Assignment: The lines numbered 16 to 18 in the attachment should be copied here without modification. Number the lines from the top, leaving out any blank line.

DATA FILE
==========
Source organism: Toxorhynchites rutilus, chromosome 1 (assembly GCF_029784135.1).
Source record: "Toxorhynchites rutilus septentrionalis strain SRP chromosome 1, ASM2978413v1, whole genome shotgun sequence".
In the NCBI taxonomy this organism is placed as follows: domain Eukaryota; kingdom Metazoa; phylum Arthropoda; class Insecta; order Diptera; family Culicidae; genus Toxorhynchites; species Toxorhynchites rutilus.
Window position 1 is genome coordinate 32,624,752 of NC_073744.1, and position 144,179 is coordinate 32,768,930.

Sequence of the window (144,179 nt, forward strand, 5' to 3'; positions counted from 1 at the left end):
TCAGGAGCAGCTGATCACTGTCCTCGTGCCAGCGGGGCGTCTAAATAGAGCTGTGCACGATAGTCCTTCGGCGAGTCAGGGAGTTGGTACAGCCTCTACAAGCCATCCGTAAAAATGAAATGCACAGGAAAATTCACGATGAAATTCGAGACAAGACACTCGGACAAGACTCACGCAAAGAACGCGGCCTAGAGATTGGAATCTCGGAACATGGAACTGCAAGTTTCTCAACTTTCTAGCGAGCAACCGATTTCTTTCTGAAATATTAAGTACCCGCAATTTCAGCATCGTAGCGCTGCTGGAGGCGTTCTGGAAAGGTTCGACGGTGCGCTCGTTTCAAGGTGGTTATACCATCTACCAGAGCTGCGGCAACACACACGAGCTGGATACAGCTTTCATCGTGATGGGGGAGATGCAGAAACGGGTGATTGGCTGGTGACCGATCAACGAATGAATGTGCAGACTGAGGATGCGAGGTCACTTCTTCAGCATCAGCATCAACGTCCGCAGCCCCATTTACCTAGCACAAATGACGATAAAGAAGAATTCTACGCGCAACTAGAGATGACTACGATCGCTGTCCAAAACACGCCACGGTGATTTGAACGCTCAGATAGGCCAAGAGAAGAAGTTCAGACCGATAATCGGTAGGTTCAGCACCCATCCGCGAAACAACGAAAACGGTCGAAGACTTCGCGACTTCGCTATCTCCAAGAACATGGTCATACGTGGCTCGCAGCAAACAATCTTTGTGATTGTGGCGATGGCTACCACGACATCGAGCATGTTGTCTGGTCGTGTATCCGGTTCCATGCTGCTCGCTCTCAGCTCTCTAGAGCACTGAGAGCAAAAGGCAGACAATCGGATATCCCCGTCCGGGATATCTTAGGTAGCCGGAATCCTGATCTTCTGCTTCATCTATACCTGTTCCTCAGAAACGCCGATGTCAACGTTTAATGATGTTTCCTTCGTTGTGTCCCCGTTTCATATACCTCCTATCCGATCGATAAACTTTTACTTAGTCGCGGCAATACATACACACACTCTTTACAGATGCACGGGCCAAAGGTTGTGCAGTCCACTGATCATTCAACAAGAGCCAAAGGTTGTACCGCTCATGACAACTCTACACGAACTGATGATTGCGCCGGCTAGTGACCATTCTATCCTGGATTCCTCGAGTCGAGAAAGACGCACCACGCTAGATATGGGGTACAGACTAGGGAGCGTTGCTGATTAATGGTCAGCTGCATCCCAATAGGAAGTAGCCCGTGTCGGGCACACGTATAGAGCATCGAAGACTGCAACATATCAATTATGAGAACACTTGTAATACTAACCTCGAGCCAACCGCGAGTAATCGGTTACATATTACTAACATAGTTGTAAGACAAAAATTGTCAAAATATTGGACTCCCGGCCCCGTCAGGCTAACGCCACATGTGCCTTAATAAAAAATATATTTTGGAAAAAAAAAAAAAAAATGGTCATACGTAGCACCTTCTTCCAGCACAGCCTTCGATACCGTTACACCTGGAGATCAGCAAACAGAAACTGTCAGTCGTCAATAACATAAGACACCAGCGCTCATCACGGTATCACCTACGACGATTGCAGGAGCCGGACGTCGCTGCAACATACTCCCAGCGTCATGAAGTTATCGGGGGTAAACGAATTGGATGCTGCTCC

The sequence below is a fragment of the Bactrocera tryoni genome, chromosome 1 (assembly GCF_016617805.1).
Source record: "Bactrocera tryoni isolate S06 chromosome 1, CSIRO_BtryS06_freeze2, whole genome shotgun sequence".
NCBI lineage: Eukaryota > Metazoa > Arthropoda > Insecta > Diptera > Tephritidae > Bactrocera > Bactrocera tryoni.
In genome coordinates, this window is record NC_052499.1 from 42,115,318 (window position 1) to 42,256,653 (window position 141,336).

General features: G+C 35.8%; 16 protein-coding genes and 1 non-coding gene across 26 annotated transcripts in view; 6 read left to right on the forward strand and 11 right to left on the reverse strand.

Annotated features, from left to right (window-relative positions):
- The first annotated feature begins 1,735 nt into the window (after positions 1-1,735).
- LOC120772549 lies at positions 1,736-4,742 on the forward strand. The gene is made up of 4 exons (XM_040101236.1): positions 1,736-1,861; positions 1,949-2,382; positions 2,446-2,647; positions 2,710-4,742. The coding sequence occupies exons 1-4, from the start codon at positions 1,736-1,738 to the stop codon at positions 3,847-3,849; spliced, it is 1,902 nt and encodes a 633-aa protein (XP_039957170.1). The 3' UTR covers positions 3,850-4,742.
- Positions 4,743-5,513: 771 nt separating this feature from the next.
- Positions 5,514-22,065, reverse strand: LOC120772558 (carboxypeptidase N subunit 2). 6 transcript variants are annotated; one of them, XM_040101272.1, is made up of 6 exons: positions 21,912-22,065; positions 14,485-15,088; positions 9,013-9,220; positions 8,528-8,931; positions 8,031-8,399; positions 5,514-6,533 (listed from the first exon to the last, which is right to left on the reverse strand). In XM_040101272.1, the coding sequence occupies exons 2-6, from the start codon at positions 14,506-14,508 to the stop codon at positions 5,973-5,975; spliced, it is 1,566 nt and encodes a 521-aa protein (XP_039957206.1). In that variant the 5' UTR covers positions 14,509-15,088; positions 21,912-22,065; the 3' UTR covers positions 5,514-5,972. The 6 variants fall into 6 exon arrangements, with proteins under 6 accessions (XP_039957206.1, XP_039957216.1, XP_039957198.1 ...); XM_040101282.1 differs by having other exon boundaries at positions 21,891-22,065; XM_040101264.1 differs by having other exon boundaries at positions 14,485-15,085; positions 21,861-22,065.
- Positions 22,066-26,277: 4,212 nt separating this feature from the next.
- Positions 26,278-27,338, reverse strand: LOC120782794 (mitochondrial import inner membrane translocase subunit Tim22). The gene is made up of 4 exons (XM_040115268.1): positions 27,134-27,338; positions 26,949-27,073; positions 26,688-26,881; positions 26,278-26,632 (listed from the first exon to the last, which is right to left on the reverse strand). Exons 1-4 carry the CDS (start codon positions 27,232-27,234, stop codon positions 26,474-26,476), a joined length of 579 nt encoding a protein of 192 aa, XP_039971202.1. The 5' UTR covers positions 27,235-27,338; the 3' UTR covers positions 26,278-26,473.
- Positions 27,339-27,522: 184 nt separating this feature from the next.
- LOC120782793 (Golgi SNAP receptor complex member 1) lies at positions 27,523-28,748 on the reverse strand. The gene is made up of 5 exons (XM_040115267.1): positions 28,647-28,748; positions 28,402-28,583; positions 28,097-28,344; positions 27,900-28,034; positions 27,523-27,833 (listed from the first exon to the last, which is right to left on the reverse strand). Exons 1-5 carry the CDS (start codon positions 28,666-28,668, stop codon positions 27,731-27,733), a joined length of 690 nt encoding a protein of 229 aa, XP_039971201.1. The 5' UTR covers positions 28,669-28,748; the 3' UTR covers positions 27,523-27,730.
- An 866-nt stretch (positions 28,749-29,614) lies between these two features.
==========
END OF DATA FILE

- Positions 5,514-22,065, reverse strand: LOC120772558 (carboxypeptidase N subunit 2). 6 transcript variants are annotated; one of them, XM_040101272.1, is made up of 6 exons: positions 21,912-22,065; positions 14,485-15,088; positions 9,013-9,220; positions 8,528-8,931; positions 8,031-8,399; positions 5,514-6,533 (listed from the first exon to the last, which is right to left on the reverse strand). In XM_040101272.1, the coding sequence occupies exons 2-6, from the start codon at positions 14,506-14,508 to the stop codon at positions 5,973-5,975; spliced, it is 1,566 nt and encodes a 521-aa protein (XP_039957206.1). In that variant the 5' UTR covers positions 14,509-15,088; positions 21,912-22,065; the 3' UTR covers positions 5,514-5,972. The 6 variants fall into 6 exon arrangements, with proteins under 6 accessions (XP_039957206.1, XP_039957216.1, XP_039957198.1 ...); XM_040101282.1 differs by having other exon boundaries at positions 21,891-22,065; XM_040101264.1 differs by having other exon boundaries at positions 14,485-15,085; positions 21,861-22,065.
- Positions 22,066-26,277: 4,212 nt separating this feature from the next.
- Positions 26,278-27,338, reverse strand: LOC120782794 (mitochondrial import inner membrane translocase subunit Tim22). The gene is made up of 4 exons (XM_040115268.1): positions 27,134-27,338; positions 26,949-27,073; positions 26,688-26,881; positions 26,278-26,632 (listed from the first exon to the last, which is right to left on the reverse strand). Exons 1-4 carry the CDS (start codon positions 27,232-27,234, stop codon positions 26,474-26,476), a joined length of 579 nt encoding a protein of 192 aa, XP_039971202.1. The 5' UTR covers positions 27,235-27,338; the 3' UTR covers positions 26,278-26,473.